By Swati Bhat
MUMBAI (Reuters) – The Reserve Bank of India (RBI) said on Thursday it will buy and sell bonds in a special operation this month, leaving traders wondering if it is attempting to partially monetise government debt – but giving the benchmark bond its biggest one-day rally in nearly six months.
The RBI said it will simultaneously buy and sell 100 billion rupees each of government securities in auctions on April 27 as part of its Open Market Operations, buying back longer-tenor bonds and selling short-term cash management treasury bills.
While the RBI earlier this year conducted similar “twist operations”, Thursday’s announcement raised eyebrows as the RBI will now be selling T-bills it sold in an auction a day earlier, in what traders say is a clear indication the RBI itself bought a large chunk of that offering.
“The RBI seems to have used this two-step process instead of a direct private placement of part of the government’s borrowing programme with itself,” said Suyash Choudhary, head of fixed income at IDFC AMC.
With government revenues slumping amid the coronavirus crisis and New Delhi outlining a huge stimulus programme to help the poor amid a 40-day nationwide lockdown, some economists and bankers have speculated that the government would have to turn to the RBI to monetize a portion of its deficit.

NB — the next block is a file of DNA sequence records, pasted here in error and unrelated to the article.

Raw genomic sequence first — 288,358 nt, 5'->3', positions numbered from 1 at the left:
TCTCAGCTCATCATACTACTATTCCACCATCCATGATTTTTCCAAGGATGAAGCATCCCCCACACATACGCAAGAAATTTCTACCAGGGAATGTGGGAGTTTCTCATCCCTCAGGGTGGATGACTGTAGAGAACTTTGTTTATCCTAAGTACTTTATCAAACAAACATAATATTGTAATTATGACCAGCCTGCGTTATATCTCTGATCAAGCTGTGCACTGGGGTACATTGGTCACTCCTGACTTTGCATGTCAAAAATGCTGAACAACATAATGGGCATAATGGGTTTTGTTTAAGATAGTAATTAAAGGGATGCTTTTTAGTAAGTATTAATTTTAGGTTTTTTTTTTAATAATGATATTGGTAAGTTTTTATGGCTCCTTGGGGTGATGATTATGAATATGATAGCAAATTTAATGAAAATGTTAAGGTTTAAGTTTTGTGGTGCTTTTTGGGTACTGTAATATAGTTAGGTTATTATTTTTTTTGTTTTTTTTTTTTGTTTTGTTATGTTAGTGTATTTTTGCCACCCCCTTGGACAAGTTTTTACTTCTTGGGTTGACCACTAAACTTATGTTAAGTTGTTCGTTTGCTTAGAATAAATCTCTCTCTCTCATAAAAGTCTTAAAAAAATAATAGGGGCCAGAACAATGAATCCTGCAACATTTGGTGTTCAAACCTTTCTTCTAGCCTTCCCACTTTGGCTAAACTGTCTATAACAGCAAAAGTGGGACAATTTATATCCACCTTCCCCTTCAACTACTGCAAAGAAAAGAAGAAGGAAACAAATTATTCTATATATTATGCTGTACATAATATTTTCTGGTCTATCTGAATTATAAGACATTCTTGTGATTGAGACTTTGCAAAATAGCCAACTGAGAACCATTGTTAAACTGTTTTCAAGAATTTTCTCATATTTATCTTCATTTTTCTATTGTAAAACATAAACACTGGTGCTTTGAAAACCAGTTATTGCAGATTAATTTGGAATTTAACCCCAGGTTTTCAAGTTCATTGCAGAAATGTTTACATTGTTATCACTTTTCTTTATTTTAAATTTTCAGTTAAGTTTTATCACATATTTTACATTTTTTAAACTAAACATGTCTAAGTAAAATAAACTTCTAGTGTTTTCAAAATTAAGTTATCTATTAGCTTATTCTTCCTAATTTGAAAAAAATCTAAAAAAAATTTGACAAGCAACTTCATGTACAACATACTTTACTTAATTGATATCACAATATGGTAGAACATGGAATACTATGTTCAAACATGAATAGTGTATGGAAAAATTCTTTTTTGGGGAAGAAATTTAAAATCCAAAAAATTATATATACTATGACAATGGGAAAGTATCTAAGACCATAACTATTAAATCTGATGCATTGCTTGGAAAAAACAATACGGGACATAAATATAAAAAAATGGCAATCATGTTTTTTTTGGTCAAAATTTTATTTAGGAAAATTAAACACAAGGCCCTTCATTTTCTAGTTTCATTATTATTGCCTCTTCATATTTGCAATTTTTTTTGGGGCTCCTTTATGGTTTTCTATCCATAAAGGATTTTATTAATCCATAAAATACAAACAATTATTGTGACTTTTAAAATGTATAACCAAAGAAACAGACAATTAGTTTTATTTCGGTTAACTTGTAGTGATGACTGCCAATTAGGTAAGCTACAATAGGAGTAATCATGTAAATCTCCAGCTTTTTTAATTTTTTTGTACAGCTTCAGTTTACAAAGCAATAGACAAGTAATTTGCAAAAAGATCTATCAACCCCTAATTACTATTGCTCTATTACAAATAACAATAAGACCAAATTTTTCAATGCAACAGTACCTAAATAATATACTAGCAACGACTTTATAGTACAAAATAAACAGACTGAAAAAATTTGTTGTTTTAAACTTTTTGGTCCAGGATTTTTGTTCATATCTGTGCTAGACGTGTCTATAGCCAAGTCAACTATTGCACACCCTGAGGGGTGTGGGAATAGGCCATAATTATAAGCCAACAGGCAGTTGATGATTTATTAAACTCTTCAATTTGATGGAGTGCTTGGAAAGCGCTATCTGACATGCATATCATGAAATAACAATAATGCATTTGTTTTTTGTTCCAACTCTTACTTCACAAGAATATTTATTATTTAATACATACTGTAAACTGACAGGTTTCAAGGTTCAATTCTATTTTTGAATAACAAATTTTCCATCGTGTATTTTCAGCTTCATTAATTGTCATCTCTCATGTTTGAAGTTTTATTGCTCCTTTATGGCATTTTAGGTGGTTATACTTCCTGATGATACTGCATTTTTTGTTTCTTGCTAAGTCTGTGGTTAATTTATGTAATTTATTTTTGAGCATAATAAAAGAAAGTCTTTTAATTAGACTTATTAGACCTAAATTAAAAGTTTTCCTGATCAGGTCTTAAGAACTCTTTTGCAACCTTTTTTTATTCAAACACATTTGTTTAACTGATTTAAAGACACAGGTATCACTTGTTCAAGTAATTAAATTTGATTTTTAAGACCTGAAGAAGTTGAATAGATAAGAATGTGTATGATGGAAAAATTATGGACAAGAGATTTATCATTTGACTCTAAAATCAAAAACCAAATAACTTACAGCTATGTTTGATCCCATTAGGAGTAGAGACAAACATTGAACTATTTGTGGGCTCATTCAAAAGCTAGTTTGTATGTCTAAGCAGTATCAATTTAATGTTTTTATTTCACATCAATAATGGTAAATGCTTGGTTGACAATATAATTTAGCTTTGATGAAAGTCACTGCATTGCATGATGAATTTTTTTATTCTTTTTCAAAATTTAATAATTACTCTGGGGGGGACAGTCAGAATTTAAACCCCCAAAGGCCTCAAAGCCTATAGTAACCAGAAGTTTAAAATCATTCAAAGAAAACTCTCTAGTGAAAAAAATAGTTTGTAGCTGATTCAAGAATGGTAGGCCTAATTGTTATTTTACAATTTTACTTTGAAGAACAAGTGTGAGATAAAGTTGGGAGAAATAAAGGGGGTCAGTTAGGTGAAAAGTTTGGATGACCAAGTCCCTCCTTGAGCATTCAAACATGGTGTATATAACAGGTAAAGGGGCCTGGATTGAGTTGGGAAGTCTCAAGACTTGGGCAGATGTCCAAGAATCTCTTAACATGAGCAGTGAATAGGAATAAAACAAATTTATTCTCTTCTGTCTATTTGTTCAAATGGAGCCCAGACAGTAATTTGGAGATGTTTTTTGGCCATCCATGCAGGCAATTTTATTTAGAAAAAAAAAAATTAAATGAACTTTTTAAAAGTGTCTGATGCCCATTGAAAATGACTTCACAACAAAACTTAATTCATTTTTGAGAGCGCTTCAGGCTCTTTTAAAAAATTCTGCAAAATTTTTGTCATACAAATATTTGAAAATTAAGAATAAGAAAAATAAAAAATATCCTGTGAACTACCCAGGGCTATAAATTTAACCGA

Sources also told Reuters in March that the government had asked the RBI to buy some of the government securities being issued, which the Indian central bank has not done in decades, due to fears of inflation spiking.
The RBI and Finance Ministry have remained silent on the issue, leading to doubts in the markets about the government’s borrowing programme in recent weeks and leading yields to spike on concern the market may have to mop up much larger than anticipated borrowings.
The benchmark 10-year bond yield rose to 6.51% earlier in the month despite a big interest rate cut on March 27.
On Thursday, yields dropped as much as 21 bps to 6.01% after the OMO announcement, as traders interpreted the move as indirectly signalling the RBI’s intention to monetize part of the government’s deficit.
While the OMO announcement was a big positive for markets, traders said they wanted the RBI to be more transparent.
“There’s no way they can have these papers on their books if they didn’t bid at yesterday’s auction,” said a senior trader at a private bank. “Why do this in such a roundabout way? Why not do a simple open market operation?”
While the RBI did not comment, its governor said in a recent video address that the central bank would continue to use conventional and unconventional tools when necessary to tackle the crisis.
Separately, a source said the central bank has in the past bought treasury bills at primary auctions and will continue to do so as long as it feels there is a need to use it to manage their operations.
(Reporting by Swati Bhat; Editing by Euan Rocha and Hugh Lawson)